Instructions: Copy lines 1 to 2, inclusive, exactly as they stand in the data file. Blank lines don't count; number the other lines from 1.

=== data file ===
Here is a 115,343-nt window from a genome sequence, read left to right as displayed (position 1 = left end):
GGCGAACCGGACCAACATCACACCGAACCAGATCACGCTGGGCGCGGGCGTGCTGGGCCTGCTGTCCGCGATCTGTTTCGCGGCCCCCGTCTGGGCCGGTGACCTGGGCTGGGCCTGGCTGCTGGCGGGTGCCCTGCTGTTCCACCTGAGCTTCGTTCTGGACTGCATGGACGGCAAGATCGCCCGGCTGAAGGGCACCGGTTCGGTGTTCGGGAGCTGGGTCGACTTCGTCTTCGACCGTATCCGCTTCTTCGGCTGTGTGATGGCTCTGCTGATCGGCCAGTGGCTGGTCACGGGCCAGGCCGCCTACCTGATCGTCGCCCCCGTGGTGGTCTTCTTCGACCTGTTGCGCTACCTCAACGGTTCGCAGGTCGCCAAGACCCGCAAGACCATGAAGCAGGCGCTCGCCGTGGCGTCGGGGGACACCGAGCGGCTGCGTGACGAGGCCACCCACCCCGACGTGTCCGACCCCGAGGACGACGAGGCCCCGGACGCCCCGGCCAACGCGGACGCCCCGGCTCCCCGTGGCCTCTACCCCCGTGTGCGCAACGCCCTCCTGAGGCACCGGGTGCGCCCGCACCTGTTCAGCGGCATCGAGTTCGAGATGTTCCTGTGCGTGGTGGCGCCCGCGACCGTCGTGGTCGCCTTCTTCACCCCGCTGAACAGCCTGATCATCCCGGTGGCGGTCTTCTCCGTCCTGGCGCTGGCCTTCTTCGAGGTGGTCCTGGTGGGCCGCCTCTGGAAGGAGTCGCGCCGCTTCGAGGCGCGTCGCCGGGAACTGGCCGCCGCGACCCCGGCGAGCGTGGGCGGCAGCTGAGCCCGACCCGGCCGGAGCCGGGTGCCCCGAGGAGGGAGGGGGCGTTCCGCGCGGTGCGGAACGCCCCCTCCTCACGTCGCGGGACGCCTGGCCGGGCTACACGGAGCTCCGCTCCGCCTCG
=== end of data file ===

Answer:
Here is a 115,343-nt window from a genome sequence, read left to right as displayed (position 1 = left end):
GGCGAACCGGACCAACATCACACCGAACCAGATCACGCTGGGCGCGGGCGTGCTGGGCCTGCTGTCCGCGATCTGTTTCGCGGCCCCCGTCTGGGCCGGTGACCTGGGCTGGGCCTGGCTGCTGGCGGGTGCCCTGCTGTTCCACCTGAGCTTCGTTCTGGACTGCATGGACGGCAAGATCGCCCGGCTGAAGGGCACCGGTTCGGTGTTCGGGAGCTGGGTCGACTTCGTCTTCGACCGTATCCGCTTCTTCGGCTGTGTGATGGCTCTGCTGATCGGCCAGTGGCTGGTCACGGGCCAGGCCGCCTACCTGATCGTCGCCCCCGTGGTGGTCTTCTTCGACCTGTTGCGCTACCTCAACGGTTCGCAGGTCGCCAAGACCCGCAAGACCATGAAGCAGGCGCTCGCCGTGGCGTCGGGGGACACCGAGCGGCTGCGTGACGAGGCCACCCACCCCGACGTGTCCGACCCCGAGGACGACGAGGCCCCGGACGCCCCGGCCAACGCGGACGCCCCGGCTCCCCGTGGCCTCTACCCCCGTGTGCGCAACGCCCTCCTGAGGCACCGGGTGCGCCCGCACCTGTTCAGCGGCATCGAGTTCGAGATGTTCCTGTGCGTGGTGGCGCCCGCGACCGTCGTGGTCGCCTTCTTCACCCCGCTGAACAGCCTGATCATCCCGGTGGCGGTCTTCTCCGTCCTGGCGCTGGCCTTCTTCGAGGTGGTCCTGGTGGGCCGCCTCTGGAAGGAGTCGCGCCGCTTCGAGGCGCGTCGCCGGGAACTGGCCGCCGCGACCCCGGCGAGCGTGGGCGGCAGCTGAGCCCGACCCGGCCGGAGCCGGGTGCCCCGAGGAGGGAGGGGGCGTTCCGCGCGGTGCGGAACGCCCCCTCCTCACGTCGCGGGACGCCTGGCCGGGCTACACGGAGCTCCGCTCCGCCTCG